Mesa has approved key agreements that let the city and the Chicago Cubs design and build a new $99 million training complex, despite a last-minute protest the arrangements are a bad deal for taxpayers.
Mesa now has a 30-year deal in place for building the stadium, managing it with the Cubs and selling parcels to the team for the private Wrigleyville West entertainment complex. Also, Scottsdale-based Hunt Construction Group has become the contractor.
The City Council approved a package of Cubs deals Monday on a 6-0 vote.
The two sides negotiated terms since Mesa voters approved the deal in November by a 2-1 margin. Mayor Scott Smith described the talks at “intense” but said residents will get what they voted for.
The city insists the Cubs will pay any expenses exceeding $84 million for the stadium and $15 million for related projects.
“We never compromised on the overriding principles and we never compromised on the very basic details, such as hard caps, what we were going to build and what we wanted to accomplish - and those things, the city held steady,” he said. “A lot of things we’re hearing now are rehashes of what we heard during the campaign.”
Before Monday’s vote, Mesa resident Thomas Schuelke asked the Council to send the Cubs package back to voters. Residents didn’t know enough about financial agreements that were left to be negotiated after the election, he said. Schuelke objected to the city giving the Cubs an option of buying nearby land at $9 per square foot, which he considered below market value.
He argues Hunt’s contract was payback for the firm’s contributions to a pro-Cubs campaign leading to the November 2010 election.
Schuelke said the city should have had competitive bidding for the contractor.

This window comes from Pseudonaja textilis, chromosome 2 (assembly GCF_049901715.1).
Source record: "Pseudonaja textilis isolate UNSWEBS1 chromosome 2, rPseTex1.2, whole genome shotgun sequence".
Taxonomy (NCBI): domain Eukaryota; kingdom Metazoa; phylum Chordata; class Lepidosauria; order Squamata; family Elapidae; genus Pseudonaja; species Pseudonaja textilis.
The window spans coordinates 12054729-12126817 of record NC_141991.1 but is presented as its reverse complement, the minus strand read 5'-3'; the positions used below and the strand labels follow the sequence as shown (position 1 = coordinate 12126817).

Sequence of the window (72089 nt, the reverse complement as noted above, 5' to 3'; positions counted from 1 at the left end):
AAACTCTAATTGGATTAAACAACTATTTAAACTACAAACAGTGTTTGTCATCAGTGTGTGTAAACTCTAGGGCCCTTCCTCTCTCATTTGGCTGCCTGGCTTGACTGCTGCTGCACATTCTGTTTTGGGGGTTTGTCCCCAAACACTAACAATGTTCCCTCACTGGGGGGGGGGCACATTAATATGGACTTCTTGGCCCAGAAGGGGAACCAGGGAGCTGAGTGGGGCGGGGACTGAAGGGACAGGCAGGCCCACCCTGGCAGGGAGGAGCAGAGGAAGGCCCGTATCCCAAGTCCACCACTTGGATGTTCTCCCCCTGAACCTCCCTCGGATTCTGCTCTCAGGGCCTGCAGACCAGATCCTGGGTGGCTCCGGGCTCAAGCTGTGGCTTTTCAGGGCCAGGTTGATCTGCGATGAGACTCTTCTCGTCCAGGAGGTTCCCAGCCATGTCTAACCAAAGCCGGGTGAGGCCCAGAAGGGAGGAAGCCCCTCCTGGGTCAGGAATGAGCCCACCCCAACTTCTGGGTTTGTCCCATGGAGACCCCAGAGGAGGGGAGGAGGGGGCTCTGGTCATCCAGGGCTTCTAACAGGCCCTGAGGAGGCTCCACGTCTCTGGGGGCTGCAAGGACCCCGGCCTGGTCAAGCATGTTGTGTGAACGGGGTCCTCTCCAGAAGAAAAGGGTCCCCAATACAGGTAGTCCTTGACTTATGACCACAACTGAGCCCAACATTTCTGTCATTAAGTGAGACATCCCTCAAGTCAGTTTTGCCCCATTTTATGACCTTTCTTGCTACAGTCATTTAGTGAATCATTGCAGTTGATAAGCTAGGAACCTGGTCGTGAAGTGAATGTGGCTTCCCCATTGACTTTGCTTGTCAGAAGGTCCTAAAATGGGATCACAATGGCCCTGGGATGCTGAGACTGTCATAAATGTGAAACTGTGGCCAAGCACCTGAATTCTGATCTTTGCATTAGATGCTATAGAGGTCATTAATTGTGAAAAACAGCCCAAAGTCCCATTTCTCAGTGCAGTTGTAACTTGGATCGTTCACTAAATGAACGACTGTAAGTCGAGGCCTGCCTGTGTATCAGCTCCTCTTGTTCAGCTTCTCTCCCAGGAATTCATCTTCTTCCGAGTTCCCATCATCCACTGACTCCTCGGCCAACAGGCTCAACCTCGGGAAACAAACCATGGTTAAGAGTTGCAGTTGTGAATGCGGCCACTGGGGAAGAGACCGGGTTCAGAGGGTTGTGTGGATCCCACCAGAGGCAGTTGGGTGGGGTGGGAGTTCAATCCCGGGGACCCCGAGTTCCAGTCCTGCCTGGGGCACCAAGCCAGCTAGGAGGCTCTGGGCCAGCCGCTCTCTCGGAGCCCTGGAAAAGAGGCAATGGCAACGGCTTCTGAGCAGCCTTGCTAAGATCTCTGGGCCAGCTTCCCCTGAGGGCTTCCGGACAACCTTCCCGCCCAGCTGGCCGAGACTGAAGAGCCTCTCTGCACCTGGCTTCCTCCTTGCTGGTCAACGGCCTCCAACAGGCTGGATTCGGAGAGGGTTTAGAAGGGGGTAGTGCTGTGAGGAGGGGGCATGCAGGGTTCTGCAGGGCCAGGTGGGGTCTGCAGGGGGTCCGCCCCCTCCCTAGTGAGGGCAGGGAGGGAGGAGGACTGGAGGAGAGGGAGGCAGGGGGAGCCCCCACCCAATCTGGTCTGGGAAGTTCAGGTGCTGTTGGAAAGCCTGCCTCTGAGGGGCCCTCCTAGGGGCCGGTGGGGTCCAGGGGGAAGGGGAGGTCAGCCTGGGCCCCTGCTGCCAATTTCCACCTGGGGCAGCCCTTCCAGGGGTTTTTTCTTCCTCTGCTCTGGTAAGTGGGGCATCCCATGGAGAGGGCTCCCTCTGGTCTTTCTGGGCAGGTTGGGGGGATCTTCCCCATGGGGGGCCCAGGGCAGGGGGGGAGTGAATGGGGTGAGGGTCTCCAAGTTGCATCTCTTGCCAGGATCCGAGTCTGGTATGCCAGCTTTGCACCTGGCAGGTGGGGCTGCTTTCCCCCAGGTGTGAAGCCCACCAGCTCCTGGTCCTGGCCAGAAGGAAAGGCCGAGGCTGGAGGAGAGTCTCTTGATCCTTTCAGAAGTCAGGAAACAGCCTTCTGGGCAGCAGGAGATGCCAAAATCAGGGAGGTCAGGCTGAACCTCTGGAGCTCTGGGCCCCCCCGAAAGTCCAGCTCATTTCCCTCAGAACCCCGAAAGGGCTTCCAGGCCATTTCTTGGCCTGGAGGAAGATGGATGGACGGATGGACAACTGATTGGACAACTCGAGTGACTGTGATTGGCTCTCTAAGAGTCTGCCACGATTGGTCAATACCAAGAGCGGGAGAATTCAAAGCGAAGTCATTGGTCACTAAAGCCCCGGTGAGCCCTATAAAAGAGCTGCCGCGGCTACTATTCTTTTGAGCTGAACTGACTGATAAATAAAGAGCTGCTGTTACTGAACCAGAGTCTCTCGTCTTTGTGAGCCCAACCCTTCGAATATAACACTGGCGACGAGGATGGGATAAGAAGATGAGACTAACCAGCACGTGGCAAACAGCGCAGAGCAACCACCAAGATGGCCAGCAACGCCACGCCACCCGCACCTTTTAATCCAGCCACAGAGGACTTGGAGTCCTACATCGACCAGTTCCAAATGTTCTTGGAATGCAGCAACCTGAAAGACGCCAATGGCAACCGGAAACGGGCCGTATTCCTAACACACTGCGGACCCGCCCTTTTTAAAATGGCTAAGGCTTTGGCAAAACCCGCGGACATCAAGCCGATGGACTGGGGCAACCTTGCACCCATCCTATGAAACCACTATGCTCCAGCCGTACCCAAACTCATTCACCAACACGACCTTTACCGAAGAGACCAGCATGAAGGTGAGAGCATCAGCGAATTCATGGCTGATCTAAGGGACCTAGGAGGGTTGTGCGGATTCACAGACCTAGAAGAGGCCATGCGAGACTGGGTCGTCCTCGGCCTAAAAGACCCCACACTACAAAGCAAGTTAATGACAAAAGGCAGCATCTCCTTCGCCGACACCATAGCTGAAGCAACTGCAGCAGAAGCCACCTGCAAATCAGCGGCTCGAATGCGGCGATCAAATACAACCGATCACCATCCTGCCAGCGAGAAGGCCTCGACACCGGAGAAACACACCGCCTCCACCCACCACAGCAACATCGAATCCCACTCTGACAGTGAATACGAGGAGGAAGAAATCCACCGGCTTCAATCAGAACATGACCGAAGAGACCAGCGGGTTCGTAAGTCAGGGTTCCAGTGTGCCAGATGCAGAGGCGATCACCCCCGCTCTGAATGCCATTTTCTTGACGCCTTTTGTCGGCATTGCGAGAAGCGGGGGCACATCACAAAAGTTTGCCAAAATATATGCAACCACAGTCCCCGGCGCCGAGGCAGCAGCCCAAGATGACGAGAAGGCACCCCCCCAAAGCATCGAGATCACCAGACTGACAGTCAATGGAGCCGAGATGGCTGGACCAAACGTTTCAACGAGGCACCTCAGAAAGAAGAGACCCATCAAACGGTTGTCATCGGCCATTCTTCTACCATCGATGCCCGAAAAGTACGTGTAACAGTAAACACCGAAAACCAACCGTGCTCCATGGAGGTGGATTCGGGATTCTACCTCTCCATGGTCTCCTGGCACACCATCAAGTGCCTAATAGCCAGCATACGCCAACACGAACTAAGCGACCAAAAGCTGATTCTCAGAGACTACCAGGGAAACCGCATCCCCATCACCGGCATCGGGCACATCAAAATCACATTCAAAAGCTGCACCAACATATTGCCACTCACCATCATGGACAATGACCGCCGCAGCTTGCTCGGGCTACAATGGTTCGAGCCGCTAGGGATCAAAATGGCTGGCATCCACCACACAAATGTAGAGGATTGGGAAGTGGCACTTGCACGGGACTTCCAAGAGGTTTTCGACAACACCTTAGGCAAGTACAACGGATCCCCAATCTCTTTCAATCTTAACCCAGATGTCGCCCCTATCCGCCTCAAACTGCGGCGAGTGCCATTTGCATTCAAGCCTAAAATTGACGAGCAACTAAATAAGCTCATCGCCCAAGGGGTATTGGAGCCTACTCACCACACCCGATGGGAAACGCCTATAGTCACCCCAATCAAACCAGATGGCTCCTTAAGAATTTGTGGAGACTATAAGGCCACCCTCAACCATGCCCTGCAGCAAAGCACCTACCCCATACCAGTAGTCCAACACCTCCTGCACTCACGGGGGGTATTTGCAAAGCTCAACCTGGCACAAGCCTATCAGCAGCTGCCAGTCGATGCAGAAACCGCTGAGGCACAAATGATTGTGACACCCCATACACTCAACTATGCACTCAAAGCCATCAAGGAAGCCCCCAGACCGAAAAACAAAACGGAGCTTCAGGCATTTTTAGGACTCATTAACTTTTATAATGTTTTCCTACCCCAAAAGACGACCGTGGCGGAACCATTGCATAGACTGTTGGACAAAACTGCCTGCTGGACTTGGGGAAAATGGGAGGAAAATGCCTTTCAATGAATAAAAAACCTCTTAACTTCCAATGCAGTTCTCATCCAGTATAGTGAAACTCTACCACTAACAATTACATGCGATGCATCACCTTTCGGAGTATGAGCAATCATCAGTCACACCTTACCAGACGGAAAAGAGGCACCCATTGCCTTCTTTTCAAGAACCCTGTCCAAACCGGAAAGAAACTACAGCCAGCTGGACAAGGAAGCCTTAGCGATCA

“This is a very poor start to gaining public trust,” he said.
Mesa’s contract with Hunt differs from how many projects were managed for decades. Instead choosing contractors by the lowest bid when design is complete, Mesa picked Hunt while design is underway because of its experience.
Smith, a former contractor, said he found similar arrangements cut construction costs when the builder can work with the architects early on to identify more efficient designs.
Hunt was awarded $380,000 for the design phase of the project. It will seek competitive bids on numerous subcontract jobs.
Mesa also favored Hunt because it pledged to hire as many local firms as possible, Brady said.
Hunt was chosen after a national search. The company has built more than 100 sports facilities and was one of four finalists to meet Mesa and Cubs officials, City Manager Chris Brady said.
“The owner of the company was there and he made a personal commitment to make sure this project would be done on time and under budget,” Brady said. “And so I’ll tell you there’s nothing like being able to shake the hand and look the guy in the eye who owns the company, to make sure he’s going to deliver the project.
Vice Mayor Scott Somers said he shares some concerns that sports stadiums aren’t a proper use of taxpayer money. But he said the 2-1 vote in 2010 was a voter mandate showing public support.
Councilman Alex Finter said the city fought in closed-door sessions to get the best deal for Mesa. He called himself “quite a contrarian” on the deal but said he felt comfortable with the result.
“If I thought there was corruption or undue influence, I would be railing against this thing,” he said. “I wouldn’t be shy about it at all.”
Mesa expects to break ground by spring or summer of 2012 and open for spring training in 2014. The Cubs must have at least 10,000 square feet of restaurant or retail space by opening day to secure development rights on up to 6 acres of land. The team must begin that much development every 18 months to keep having the first option, or other developers can submit bids.
The complex will span 96 acres at the southeast corner of the Loop 101 and Loop 202. It will replace Riverview Golf Course and involves rebuilding Riverview Park.
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